A new study of traffic pollution and asthma shows Canada has higher rates of new childhood asthma cases than most of the world. While air pollution is generally worse in other countries like China and India, the study ranks Canada third in the world for rates of new childhood asthma cases caused by vehicle emissions.
Vancouver Coastal Health Research Scientist Dr. Michael Brauer co-authored the study, recently published in the journal Lancet Planetary Health. Brauer says a combination of factors explains the rankings. “We don’t tend to think of Canada as highly polluted—and it’s not. We are cleaner, but not by much, when it comes to traffic pollution," says Brauer. "Compared to most other countries, we have a lot of cars in Canada. And, most Canadians live in cities. When you put those two things together—you get congestion and a higher amount of this kind of pollution.”
Brauer says that while overall air pollution might be worse in other places, Canadians are likely more susceptible to its impacts on asthma development because of other factors, such as our heavier use of antibiotics, our hygienic lifestyles and our high rates of C-sections. All of these things have strong links to childhood asthma. Brauer says a country like India—known to be very polluted—has lower rates of asthma than Canada. “We believe it’s related to all those other risk factors, as well as dietary factors. In countries with lower asthma rates, immune systems are different and develop differently than ours.”
“Many people might not realize that asthma is generally a disease of high-income countries. It’s a disease that tracks with high economic development.”
Another important distinction is that more than a third of Canadians live near a major roadway. Despite huge vehicle emission improvements over the last 30 years, Brauer says the air we breathe is still harmful, with children aged five and under being the most susceptible to developing asthma.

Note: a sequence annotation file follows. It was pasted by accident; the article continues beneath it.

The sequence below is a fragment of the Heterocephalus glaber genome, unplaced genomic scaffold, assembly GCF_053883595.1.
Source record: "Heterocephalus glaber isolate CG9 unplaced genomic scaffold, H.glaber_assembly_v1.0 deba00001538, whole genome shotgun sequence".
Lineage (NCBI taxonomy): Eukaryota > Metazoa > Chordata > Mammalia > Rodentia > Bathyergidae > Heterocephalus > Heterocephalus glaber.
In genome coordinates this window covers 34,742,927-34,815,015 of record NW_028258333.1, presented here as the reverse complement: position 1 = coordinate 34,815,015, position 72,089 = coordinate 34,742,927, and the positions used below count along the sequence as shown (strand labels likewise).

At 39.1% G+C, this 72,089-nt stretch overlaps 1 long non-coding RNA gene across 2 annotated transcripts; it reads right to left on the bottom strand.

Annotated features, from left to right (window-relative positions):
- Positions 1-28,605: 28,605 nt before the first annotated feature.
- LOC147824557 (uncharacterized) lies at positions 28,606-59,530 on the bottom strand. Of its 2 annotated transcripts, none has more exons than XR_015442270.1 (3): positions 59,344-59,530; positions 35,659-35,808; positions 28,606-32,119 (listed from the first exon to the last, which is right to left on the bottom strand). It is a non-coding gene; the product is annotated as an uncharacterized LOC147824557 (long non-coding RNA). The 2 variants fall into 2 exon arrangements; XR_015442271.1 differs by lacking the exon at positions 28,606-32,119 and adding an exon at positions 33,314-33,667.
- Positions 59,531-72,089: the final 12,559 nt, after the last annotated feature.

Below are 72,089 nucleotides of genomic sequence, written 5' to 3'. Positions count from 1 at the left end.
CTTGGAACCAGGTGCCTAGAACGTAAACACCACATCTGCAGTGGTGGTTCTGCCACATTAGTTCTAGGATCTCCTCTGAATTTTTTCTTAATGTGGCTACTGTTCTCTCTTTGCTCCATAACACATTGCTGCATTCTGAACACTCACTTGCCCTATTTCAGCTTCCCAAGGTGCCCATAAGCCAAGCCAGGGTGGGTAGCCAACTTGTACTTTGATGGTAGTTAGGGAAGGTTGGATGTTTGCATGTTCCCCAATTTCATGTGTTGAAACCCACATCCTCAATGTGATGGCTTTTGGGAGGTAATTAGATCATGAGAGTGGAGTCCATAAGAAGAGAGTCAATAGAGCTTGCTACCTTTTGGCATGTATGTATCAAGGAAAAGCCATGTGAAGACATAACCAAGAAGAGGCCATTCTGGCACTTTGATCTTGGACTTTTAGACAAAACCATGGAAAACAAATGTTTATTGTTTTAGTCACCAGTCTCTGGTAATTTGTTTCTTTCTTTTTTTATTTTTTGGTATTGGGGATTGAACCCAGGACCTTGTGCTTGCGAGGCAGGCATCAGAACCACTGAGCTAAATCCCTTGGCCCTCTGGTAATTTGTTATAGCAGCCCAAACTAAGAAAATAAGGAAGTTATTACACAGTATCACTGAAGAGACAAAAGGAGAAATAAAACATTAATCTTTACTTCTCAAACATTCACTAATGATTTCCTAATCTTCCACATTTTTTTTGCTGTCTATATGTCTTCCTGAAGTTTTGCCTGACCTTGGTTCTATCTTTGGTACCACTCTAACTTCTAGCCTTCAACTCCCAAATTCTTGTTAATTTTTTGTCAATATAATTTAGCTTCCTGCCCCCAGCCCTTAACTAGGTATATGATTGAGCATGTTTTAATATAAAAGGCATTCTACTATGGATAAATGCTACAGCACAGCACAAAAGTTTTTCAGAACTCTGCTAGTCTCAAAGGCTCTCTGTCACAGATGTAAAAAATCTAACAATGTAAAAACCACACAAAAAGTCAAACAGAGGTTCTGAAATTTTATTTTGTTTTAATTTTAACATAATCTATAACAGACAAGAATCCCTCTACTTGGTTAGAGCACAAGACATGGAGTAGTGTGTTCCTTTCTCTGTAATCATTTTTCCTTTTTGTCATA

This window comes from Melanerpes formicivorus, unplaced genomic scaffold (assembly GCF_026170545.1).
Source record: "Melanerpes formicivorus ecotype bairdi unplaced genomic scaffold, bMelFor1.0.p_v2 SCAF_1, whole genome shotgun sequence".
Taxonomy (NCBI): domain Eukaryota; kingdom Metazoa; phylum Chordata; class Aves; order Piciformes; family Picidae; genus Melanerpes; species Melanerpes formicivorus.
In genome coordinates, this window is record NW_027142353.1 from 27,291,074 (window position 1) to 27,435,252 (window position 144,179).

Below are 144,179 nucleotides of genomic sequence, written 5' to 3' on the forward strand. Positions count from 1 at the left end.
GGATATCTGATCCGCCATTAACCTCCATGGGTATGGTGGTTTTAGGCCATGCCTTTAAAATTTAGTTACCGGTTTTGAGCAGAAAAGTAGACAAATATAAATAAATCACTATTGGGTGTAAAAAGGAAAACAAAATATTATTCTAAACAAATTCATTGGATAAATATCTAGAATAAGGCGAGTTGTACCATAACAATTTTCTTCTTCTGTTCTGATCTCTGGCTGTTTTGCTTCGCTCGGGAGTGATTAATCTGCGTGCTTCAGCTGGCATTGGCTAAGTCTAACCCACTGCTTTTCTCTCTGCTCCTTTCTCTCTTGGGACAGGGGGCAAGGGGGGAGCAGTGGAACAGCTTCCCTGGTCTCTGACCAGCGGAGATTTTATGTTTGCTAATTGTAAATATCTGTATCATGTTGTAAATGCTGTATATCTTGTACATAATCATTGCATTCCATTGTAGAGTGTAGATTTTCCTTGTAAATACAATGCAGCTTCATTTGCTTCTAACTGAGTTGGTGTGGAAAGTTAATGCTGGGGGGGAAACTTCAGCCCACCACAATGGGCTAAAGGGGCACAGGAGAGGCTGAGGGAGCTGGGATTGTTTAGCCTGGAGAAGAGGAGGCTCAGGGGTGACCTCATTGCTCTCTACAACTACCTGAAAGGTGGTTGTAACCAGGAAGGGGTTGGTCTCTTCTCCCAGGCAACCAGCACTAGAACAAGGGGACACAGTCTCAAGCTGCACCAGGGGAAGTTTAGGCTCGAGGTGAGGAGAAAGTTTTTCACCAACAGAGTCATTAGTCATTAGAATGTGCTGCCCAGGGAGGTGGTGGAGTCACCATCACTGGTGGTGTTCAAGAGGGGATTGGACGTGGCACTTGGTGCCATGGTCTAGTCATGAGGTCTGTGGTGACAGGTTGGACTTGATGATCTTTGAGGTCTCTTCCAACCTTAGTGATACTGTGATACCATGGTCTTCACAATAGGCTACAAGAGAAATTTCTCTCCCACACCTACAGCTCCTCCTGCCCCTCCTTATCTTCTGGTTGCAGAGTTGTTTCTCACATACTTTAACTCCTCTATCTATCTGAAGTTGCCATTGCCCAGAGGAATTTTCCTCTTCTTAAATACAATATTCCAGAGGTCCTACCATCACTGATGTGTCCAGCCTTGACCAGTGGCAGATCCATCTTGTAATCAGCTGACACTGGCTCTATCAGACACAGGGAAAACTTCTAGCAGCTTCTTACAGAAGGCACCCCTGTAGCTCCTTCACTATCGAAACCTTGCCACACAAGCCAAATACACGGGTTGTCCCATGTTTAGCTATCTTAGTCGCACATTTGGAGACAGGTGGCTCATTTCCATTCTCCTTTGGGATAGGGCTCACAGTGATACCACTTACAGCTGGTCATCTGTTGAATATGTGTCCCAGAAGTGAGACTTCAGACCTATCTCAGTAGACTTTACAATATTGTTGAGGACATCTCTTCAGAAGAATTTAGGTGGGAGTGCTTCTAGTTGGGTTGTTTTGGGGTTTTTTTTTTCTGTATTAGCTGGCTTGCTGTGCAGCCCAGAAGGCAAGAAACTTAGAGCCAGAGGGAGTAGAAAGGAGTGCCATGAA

Better urban planning to protect children
Brauer says urban planners and municipal politicians need to take children’s health into consideration when deciding where to allow daycares, schools and housing to be built.
Brauer recommends following the lead of places like California where laws mandate that schools be built further away from freeways to reduce children’s exposure to air pollution. Given the health care costs of asthma—estimated at more than $2 billion a year in Canada—Brauer says it’s well worth the effort to take action.
Beyond zoning, Brauer says there needs to be more emphasis on cleaner modes of transportation, including transit, cycling and walking.
"If we can improve the air in our cities through cleaner transportation, we could cut new asthma cases by up to 20 per cent. That’s worth doing.”
But since BC’s AirCare program—which tested and monitored vehicle emissions—was ended in 2014, Brauer believes it is unlikely traffic pollution levels will decrease further without more dramatic government intervention.
“Basing policy on current emission standards is not effective enough,” says Brauer. “If we can move to cleaner transportation, it will have positive impacts on other health conditions and on tackling climate change.”